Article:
Page:Pre-Aryan Tamil Culture.djvu/48

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fasten his belt, those that clothe him, those that supply arecanut and betel leaves and those that put on his armour.[1] This looks like a genuine list of the persons immediately round the king.


Dress

The cotton plant is a native of India and the Indians of the later stone age learnt to spin the cotton fibre into thread, nūl,[2] iḻai,[3] saraḍu,[4] toḍar,[5] nuvaṇam,[6] panuval,[7] piśin,[8] and to weave cotton yarn into long pieces of cloth. The idea of cloth was no doubt suggested by pannādai[9], also called neyyari[10] which the people wore, besides hides, before the invention of cotton-weaving. Pannāḍai is the web at the bottom of a young palmyra or cocoanut leaf and was used as cloth in very ancient times, for maravuri,[11] tree-flay, also called aśini,[12] iṛaiñji,[13] śīram,[14] sīrai,[15] is one of the forms of dress which possesses the holiness of hoary antiquity and is patronized by sacred ascetics and pilgrims. The supply of cotton was abundant and weavers wore endless lengths of cotton cloth, tugil,[16] which they cut into short pieces, aṛuvai,[17] tuṇi,[18] tuṇdu[19] before winding round their persons. The number of words meaning dress is very great: āśāram,[20] āsiḍai,[21] āḍai,[22] iḍaidal,[23] ilakkāram,[24] uḍukkai[25] uḍai,[26] eḍagam,[27] oliyal,[28] (specially used for melāḍai, cloth worn over the shoulder), kandai,[29] kattiyam,[30] kappaḍam,[31] kalai,[32] kāḍagan,[33] kāṇḍam,[34] kāḻagam,[35] kūṛai,[36] (now used for cloth, presented to the bride during marriage), kōḍi[37] (now used for cloth, unwashed, straight from the hands of the weaver or the vendor), śambaran,[38] sāḍi,[39] siṛṛil,[40] śirai,[41] śūḍi,[42] śēlai,[43] tānai[44] (also mèlaḍai), tūśu,[45] tūṭṭi,[46] tūriyam,[47] tōkkai,[48] miḍiyal,[49] puḍavai,[50] (now restricted to the long piece of cloth worn by women), paḍām,[51] paṭṭam;[52] and many others. All these words meant cloth woven of the fibre of cotton. Those woven of silk were called karambu,[53] paṇi,[54] paraṇam,[55] pāḷidam,[56] and woollen cloth, mayiragam,[57] vayiriyam.[58] The fewness of the names of silk and woollen cloth shows that weaving in these was scarce. Cloth dyed in various colours, śāyam toytta,[59] was freely used. Indeed decoration being the chief aim of Indian art, as will be explained later, plain white cloth was considered as fit for occasions of mourning and for being worn by women in permanent mourning, i.e., widows. Hence dyed cloth and that decorated with flowers on the borders and throughout the body of the cloth was the usual wear. A much decorated cloth,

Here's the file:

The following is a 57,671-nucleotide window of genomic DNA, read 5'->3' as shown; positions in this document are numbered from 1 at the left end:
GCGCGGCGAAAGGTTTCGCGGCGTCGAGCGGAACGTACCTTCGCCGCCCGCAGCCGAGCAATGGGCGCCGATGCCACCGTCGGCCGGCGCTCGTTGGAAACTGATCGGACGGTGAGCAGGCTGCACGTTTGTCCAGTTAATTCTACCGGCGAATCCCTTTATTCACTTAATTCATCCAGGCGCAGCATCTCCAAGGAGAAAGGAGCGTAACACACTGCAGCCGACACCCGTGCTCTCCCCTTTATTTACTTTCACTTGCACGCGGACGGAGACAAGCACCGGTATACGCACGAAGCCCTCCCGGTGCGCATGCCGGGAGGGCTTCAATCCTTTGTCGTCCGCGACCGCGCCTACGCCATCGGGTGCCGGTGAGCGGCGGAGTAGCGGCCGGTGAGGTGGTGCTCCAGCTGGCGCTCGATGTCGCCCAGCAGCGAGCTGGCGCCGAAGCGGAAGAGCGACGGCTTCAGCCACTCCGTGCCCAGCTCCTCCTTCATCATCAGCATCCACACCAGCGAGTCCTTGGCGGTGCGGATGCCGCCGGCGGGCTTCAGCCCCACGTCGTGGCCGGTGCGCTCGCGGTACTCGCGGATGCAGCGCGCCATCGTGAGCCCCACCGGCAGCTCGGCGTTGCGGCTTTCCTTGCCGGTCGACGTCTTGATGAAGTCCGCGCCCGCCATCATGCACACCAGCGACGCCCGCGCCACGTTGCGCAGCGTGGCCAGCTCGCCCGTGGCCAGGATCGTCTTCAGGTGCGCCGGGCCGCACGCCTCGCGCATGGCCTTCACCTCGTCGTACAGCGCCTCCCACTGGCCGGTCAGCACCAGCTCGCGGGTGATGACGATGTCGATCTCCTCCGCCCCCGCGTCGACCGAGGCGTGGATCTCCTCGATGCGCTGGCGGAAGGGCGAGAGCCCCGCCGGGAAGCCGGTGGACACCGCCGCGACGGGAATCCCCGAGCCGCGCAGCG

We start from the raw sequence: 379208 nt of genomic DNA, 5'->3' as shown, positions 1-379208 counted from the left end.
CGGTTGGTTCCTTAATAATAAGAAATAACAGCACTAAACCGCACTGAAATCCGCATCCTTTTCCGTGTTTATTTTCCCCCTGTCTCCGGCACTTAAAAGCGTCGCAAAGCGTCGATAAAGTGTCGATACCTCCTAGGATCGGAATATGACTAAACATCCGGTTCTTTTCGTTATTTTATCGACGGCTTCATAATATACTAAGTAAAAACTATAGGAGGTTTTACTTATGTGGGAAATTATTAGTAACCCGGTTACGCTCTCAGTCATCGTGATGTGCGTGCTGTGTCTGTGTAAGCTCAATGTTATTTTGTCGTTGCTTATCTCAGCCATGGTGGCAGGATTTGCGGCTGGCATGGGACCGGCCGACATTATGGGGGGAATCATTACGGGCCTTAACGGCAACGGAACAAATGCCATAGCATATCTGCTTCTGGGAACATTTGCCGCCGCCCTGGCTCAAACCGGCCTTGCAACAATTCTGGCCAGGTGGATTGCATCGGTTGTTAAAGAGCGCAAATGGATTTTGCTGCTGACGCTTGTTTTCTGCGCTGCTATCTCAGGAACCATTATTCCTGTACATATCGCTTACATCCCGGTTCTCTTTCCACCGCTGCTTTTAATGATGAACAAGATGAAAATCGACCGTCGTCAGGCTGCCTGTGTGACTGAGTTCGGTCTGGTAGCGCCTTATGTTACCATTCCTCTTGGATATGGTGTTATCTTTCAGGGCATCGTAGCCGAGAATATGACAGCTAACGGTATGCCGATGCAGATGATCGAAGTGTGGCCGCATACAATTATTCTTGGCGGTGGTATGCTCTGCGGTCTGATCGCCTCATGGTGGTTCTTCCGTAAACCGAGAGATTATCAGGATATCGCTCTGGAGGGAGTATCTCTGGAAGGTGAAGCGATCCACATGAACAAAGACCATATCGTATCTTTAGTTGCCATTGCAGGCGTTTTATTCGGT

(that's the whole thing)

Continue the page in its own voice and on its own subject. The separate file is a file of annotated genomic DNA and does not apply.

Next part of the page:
1. சாகதுபூக கசசாடை பாக்கிபை சுஞசுகருெ
    யாயாத விவரெண்ம ராயத்தோர்—வேந்தாக்கு
    மாசனம பாரப்பார் மருத்தர் வாழ்நிமித்த ரோடமைச்ச
    (Symbol missingTamil characters) op. cit. p. 144.

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  17. (Symbol missingTamil characters) from root (Symbol missingTamil characters) to cut.
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